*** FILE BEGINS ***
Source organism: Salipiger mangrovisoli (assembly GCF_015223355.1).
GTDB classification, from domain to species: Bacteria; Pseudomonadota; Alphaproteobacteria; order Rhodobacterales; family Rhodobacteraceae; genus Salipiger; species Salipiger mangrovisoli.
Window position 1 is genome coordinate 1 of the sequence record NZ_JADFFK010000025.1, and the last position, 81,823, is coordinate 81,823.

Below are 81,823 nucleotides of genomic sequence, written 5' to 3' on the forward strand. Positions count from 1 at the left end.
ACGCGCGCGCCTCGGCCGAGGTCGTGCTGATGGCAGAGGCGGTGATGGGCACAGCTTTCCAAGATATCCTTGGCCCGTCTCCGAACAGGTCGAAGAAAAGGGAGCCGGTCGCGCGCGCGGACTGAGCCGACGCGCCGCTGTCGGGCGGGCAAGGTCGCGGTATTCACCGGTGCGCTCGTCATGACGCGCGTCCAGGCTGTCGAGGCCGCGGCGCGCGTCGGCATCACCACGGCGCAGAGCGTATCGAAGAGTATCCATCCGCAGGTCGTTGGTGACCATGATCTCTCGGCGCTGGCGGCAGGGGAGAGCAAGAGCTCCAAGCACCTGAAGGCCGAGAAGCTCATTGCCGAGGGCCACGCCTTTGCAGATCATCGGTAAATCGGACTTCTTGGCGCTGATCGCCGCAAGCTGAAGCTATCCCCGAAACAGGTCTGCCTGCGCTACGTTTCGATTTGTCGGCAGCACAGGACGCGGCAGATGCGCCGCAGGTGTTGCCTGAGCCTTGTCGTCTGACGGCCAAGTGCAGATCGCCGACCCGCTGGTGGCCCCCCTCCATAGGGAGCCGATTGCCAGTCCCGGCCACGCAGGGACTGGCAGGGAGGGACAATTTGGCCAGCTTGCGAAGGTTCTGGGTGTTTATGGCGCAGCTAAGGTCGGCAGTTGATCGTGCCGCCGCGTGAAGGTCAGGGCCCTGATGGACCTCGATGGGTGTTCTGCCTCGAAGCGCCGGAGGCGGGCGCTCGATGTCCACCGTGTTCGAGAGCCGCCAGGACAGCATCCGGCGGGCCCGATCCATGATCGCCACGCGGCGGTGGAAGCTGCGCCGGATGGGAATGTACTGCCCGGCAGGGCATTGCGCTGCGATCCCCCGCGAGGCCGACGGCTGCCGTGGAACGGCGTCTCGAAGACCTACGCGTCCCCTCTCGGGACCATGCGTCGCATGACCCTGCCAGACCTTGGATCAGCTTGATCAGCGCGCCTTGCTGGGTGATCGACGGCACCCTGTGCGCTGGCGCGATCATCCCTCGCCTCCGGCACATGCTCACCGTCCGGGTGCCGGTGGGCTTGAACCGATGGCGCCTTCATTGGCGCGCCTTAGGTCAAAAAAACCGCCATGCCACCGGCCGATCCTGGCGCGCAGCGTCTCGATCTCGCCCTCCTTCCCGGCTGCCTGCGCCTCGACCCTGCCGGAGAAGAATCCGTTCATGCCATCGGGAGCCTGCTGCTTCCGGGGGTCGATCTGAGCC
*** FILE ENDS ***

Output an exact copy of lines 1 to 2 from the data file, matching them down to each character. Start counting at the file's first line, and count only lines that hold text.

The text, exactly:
Source organism: Salipiger mangrovisoli (assembly GCF_015223355.1).
GTDB classification, from domain to species: Bacteria; Pseudomonadota; Alphaproteobacteria; order Rhodobacterales; family Rhodobacteraceae; genus Salipiger; species Salipiger mangrovisoli.